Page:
Washington, D.C. — Subcommittee on Oversight and Investigations Chair Morgan Griffith (R-VA) delivered the following opening remarks during today’s Oversight and Investigations Subcommittee hearing titled “Looking Back Before Moving Forward: Assessing CDC’s Failures in Fulfilling its Mission.”

Excerpts and highlights below:


“Welcome to today’s hearing to look back and take stock of the recent performance of the Centers for Disease Control and Prevention, or the CDC.

“I speak for many of my colleagues when I say that the COVID-19 pandemic revealed that we did not have the CDC we thought we had.

“Before I continue my remarks, I want to be clear: the COVID-19 pandemic was an immense challenge for public health agencies, healthcare providers, every level of government, and the American People.

“There were always going to be mistakes made and we need to avoid the distortions of hindsight.

“I also believe that there are many hardworking, talented doctors and public health experts working at the CDC who want to do their part to keep Americans safe.

“One of my biggest frustrations, however, with the CDC is that when you look at all of the talent, all of the scientific knowledge, technical resources, and immense funding we have put into the agency, the end product is somehow less than the sum of its parts.

“It’s reasonable for the American people to expect CDC to use the best available science when preparing guidance and recommendations.”


“All too often during the pandemic, the CDC appeared to work backwards.

“The agency seemed to first decide its preferred policy outcome, whether that was universal masking, vaccine mandates, shutting down businesses, or school closures.

“Once the policy was decided, the agency sought out data supporting that policy.

“Data that could undermine CDC’s preferred outcome was ignored or discounted, particularly if the data came from outside the CDC.

“As we saw during the COVID-19 pandemic, the CDC’s recommendations carry great weight.

“There is perhaps no better example of this than the process creating CDC’s school reopening guidance. The damage wrought by school closures has been enormous and well documented.

“I do not believe my kids’ education has recovered yet from these closures, even as we speak.

“The single biggest factor determining whether schools were in-person or remote was the political power of public-school teachers’ unions.

“At a time when parents and school systems were desperate for accurate public health guidance, the CDC allowed the group most opposed to reopening to directly edit its finalized guidance.

“CDC Director Dr. Walensky was even forced to state on national television that her school reopening statements, many took as a CDC position, she made were given ‘in a personal capacity.’

“As best I can tell this was the only time she spoke ‘in a personal capacity’ on an issue related to CDC guidance while agency Director.”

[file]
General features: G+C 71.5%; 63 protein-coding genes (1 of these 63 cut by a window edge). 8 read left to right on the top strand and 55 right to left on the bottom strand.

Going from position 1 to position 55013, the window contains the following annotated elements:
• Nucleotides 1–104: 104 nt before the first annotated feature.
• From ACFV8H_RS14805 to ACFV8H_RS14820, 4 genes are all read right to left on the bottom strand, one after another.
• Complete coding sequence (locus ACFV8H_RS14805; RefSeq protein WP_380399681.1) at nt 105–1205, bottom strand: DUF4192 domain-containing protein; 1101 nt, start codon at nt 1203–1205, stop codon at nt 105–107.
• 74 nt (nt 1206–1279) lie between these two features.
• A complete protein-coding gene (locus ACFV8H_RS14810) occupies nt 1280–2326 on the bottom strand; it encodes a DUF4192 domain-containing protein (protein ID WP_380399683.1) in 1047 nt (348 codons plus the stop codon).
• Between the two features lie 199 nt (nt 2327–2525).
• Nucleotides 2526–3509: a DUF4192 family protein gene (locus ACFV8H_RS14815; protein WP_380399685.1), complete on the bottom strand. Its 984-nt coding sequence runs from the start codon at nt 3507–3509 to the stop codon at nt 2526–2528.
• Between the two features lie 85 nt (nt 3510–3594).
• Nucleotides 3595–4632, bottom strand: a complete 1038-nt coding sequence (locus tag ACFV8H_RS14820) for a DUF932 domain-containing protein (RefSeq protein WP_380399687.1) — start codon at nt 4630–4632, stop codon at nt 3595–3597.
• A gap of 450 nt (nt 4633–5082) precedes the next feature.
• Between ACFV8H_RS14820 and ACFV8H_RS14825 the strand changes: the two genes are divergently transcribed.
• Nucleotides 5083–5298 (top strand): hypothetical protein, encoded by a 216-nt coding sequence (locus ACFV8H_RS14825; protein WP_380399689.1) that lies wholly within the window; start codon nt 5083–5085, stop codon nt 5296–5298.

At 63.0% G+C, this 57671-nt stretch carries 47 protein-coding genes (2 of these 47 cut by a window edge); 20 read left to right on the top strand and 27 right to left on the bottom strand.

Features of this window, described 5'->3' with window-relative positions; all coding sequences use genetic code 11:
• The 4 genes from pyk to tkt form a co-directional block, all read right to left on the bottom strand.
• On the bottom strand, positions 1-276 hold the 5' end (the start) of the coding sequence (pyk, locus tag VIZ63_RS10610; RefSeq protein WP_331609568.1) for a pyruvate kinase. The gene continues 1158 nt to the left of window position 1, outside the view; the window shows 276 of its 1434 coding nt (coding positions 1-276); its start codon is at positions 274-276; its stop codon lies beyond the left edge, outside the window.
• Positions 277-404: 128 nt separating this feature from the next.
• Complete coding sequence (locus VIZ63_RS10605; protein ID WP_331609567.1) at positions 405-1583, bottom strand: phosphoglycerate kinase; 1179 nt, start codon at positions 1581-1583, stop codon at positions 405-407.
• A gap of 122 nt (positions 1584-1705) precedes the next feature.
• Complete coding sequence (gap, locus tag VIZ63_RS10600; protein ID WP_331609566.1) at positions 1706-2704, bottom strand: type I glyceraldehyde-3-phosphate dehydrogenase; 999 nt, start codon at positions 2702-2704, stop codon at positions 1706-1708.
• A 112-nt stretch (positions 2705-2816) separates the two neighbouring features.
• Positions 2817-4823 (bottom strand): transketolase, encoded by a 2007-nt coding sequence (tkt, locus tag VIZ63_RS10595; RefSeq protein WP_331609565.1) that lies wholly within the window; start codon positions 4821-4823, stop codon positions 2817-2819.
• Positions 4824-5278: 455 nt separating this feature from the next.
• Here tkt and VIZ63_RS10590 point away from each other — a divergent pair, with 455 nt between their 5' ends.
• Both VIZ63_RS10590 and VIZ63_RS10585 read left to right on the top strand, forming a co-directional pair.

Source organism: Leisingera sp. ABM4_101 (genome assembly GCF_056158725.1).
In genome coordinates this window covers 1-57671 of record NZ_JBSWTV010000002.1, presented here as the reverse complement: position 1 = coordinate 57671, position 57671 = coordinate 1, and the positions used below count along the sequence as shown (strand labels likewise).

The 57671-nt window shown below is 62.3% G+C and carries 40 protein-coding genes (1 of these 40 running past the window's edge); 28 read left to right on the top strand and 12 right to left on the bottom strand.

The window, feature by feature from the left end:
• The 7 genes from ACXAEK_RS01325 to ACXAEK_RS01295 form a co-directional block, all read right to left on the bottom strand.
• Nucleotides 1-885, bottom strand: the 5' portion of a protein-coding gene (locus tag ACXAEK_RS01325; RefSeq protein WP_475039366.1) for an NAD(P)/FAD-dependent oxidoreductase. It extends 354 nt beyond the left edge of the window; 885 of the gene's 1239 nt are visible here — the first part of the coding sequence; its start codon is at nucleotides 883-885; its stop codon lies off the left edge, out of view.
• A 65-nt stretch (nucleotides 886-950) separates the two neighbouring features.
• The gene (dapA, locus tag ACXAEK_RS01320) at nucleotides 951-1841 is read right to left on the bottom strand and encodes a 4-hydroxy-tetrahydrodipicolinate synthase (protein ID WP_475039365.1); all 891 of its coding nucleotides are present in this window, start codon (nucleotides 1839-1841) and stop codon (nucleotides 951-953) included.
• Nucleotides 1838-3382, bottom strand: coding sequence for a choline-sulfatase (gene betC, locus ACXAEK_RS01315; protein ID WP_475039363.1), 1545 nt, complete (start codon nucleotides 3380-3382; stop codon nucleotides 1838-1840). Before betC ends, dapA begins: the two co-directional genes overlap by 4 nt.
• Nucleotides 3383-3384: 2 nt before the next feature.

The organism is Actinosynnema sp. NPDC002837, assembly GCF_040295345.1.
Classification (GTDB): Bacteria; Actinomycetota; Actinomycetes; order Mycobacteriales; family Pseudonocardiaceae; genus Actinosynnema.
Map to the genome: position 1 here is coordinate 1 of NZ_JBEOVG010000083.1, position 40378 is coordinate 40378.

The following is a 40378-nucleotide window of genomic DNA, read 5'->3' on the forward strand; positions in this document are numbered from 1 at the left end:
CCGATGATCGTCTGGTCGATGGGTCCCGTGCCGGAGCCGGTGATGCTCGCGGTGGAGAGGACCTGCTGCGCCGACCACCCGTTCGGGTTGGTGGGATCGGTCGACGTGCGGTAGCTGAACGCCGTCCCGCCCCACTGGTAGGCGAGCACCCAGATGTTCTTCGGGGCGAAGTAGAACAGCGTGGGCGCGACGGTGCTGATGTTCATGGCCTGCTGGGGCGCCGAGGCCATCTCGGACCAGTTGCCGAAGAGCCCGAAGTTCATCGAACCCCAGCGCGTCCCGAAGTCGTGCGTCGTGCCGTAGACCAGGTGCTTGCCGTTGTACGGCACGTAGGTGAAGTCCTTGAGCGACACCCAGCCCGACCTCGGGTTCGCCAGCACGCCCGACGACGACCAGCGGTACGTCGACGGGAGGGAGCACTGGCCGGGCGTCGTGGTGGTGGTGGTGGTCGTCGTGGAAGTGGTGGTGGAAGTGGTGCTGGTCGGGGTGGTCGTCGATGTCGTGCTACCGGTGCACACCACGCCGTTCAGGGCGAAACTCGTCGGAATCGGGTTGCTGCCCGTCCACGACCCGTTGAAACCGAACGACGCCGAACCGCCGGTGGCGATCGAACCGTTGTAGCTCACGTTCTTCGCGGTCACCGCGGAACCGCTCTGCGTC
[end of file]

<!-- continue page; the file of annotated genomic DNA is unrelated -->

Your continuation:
“In addition, when the Department of Labor issued its nationwide vaccine mandate for companies with 100 or more employees in November 2021, it cited CDC science and guidance more than 80 times to justify the mandate.

“At the time the mandate was issued, there was a growing body of evidence, largely ignored by the CDC, indicating that the vaccines did not stop transmission.

“Thankfully, the Supreme Court struck down this mandate after only two months, ruling it as unconstitutional.

“The CMS vaccine mandate for healthcare providers, which only ended on May 1st of this year, also relied heavily on the CDC, citing to the agency over 50 times.

“Thousands of healthcare workers, who were heralded as heroes during the early months of the pandemic, lost their jobs in part because of CDC’s reluctance to admit that the limitations of the COVID-19 vaccines and failure to acknowledge that natural immunity can confer adequate protection.

“The problems at the CDC that led to the failures we saw during the COVID-19 pandemic are not new. The CDC made mistakes during its response to Ebola and Zika and other smaller, localized events.

“What differentiates the mistakes made during COVID-19 was the scale of the emergency and the impact of those failures on the American people.”


“It is appropriate that the CDC’s failures during COVID-19 prompted the agency to conduct an internal review.

“The first step is admitting you have a problem. This review has now led to a reorganization that appears, on its face, to be extensive. But there’s no way for us to tell without more information from CDC.

“As part of the reorganization, CDC has asked Congress for extensive legal authorities that would require state and local governments, pharmacies, hospitals, and other healthcare providers to report to the CDC health-related information.

“This also had huge implications for privacy and data security.

“In May, this Committee wrote to Director Walensky, requesting information and documents related to the review and reorganization.

“Congress needs this information to understand and independently assess CDC’s reorganization.

“Congress is constitutionally entitled to this information.

“We did, however, receive a four-page letter last night that mostly reflects what is already posted on their website.

“I hope that CDC will provide the complete documentation requested in our letter that they did not provide last night.

“In closing, until we get full cooperation, the CDC’s request for new legal authorities cannot move forward.

“In today’s hearing, we will hear from witnesses who will help us explore what reforms are appropriate and necessary at the CDC.”


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